If we aren’t careful, we can take those kids’ movies and assume that because they’re kids’ movies and geared toward a younger generation, the overall premise is safe and wholesome. The next time you play that kids’ CD or the latest and greatest DVD, I challenge you to listen closely to the words of their songs. Listen to the songs’ underlying messages, and try to figure out what they’re presenting. Yes, the messages may be subtle and may seem innocent at first, but many times the music from even the most wholesome kids’ programs encourages listeners to solve problems based upon their own rebellion or intuition. The songs begin to plant seeds in young viewers’ minds to make them think they can tackle problems themselves and shouldn’t let others tell them what to do.
Now, we shouldn’t live in a cardboard box and think that all kids’ movies are evil, but listeners should be discerning about what they allow to come into the gateway of their heart. Satan isn’t called the deceiver of the world for nothing!
Step Four: Check Your Heart
1. What is your intent in what you listen to? Are you seeking self-gratification or are you praising God?
It isn’t wrong to enjoy ourselves, but when we do something that gives us satisfaction outside the will of God, that’s a different story.
What is the will of God regarding our lives? We are to be filled with the spirit.
Ephesians 5:18–21 And be not drunk with wine, wherein is excess; but be filled with the Spirit; Speaking to yourselves in psalms and hymns and spiritual songs, singing and making melody in your heart to the Lord;
We need to abstain from music that would prohibit or have a negative impact upon the filling of the Spirit in our lives.
2. How is the music you choose to listen to affecting your inner life?
Cary Schmidt states in his book Music Matters: “Your music is intimately related to your spiritual battle. The choices you make when you turn on a CD or an iPod are intricately related to your inner life… Ultimately, your spiritual and emotional condition, as influenced by your music, will come out in your lifestyle.”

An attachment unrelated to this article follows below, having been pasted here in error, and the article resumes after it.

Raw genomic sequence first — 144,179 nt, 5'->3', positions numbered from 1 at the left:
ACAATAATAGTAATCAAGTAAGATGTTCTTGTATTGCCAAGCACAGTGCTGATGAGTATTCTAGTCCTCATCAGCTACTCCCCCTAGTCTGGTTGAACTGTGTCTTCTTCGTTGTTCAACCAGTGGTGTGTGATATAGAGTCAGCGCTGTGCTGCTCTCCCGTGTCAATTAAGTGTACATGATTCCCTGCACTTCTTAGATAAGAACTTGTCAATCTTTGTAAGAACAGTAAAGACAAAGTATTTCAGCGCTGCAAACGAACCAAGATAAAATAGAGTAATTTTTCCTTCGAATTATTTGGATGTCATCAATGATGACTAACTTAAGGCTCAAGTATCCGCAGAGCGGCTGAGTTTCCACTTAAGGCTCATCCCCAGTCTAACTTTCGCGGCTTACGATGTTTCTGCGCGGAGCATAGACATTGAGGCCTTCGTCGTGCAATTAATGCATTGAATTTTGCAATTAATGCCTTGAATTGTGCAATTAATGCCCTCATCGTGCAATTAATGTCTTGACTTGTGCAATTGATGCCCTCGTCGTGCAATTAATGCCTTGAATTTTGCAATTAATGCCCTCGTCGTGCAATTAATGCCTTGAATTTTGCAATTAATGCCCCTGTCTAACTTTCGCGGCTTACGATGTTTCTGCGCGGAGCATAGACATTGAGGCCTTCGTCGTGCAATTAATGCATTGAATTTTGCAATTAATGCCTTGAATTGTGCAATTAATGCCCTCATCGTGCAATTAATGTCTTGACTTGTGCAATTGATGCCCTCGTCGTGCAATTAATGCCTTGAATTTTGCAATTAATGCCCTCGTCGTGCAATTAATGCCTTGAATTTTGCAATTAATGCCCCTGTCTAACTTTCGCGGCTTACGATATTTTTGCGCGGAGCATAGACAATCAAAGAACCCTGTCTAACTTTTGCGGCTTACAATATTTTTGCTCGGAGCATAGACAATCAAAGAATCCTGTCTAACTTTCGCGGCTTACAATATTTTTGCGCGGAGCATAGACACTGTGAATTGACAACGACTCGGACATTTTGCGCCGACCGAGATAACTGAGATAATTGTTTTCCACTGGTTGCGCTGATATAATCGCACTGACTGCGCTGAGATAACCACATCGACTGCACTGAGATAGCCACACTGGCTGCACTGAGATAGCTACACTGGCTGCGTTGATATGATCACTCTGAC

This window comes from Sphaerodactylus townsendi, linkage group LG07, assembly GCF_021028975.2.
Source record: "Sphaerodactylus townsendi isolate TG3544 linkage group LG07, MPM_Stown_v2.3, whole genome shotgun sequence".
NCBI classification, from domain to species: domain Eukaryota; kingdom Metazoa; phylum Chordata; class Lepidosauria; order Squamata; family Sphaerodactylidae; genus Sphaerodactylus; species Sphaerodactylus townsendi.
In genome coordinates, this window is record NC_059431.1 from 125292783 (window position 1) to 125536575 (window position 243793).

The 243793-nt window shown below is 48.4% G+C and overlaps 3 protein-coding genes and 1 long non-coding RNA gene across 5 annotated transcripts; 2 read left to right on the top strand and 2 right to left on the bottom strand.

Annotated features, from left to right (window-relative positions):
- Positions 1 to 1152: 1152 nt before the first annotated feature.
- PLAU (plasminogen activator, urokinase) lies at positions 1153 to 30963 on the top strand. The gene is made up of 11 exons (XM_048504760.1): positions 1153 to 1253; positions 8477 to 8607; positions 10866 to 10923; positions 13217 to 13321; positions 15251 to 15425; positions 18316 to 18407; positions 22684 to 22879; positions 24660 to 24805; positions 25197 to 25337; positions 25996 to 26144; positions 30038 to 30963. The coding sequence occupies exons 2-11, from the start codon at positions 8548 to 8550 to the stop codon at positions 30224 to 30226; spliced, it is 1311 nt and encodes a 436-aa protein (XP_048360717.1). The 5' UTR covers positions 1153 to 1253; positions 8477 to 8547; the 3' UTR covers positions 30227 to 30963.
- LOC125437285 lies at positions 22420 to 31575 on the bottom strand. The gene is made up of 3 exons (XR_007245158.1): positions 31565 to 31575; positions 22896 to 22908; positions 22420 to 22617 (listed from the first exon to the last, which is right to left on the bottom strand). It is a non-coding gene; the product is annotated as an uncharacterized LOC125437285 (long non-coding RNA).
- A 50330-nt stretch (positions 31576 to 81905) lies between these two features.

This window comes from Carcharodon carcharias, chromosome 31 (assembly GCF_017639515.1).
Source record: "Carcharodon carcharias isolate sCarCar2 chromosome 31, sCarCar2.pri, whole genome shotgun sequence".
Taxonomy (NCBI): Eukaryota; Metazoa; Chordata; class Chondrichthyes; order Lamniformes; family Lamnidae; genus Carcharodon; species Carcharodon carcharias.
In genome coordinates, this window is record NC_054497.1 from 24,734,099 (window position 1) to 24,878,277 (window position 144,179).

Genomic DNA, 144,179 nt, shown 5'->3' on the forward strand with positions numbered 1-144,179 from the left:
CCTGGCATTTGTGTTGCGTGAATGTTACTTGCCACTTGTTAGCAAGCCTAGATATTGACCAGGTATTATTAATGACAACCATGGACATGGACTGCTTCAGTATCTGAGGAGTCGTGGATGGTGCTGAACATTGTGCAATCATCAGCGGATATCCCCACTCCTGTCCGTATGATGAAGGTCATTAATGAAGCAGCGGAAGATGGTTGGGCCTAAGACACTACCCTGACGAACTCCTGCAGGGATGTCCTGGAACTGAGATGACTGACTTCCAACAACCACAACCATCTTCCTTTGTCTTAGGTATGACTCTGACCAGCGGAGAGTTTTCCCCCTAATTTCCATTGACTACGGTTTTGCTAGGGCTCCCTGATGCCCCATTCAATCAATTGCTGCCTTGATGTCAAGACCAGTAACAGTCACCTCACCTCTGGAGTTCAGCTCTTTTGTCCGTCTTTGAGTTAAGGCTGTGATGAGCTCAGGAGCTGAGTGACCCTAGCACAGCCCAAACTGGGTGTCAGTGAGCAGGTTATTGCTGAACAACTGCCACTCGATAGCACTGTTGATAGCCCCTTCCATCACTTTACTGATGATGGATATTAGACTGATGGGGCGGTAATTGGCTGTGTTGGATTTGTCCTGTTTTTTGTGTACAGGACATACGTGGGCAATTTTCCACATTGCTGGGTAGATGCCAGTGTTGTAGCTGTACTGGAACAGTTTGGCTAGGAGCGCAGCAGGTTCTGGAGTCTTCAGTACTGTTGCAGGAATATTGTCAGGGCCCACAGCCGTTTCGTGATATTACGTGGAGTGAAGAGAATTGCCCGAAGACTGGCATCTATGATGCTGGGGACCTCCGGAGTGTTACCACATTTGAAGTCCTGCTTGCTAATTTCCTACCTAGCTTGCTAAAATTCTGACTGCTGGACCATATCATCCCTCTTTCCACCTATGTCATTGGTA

Going back to the story of Moses’ return to the Israelites’ camp after receiving the Ten Commandments, Exodus 32:17–19 states:
And when Joshua heard the noise of the people as they shouted, he said unto Moses, There is a noise of war in the camp. And he [Moses] said, It is not the voice of them that shout for mastery, neither is it the voice of them that cry for being overcome: but the noise of them that sing do I hear. And it came to pass, as soon as he came nigh unto the camp, that he saw the calf, and the dancing: and Moses’ anger waxed hot, and he cast the tables out of his hands, and brake them beneath the mount.
The music of the people was directly related to what was in their hearts, and their actions were a reflection of what was going on in their hearts.
So ask yourself, “Does the music I choose to listen to benefit my spiritual walk with Lord or does it hinder it?”
In conclusion, when listening to music, or when doing anything in the Christian life, it’s not about a set of rules to follow; it’s about interpreting our choices in light of the Gospel. Before you flip on the radio or turn on your CD player or iPod, stop and see if the kind of music you’ve chosen is what God would be satisfied with based on the artist, the beat, and the lyrics. Above all else, don’t forget our purpose on earth as Christians, which is this:
Whether therefore ye eat, or drink, or whatsoever ye do, do all to the glory of God.
1 Corinthians 10:31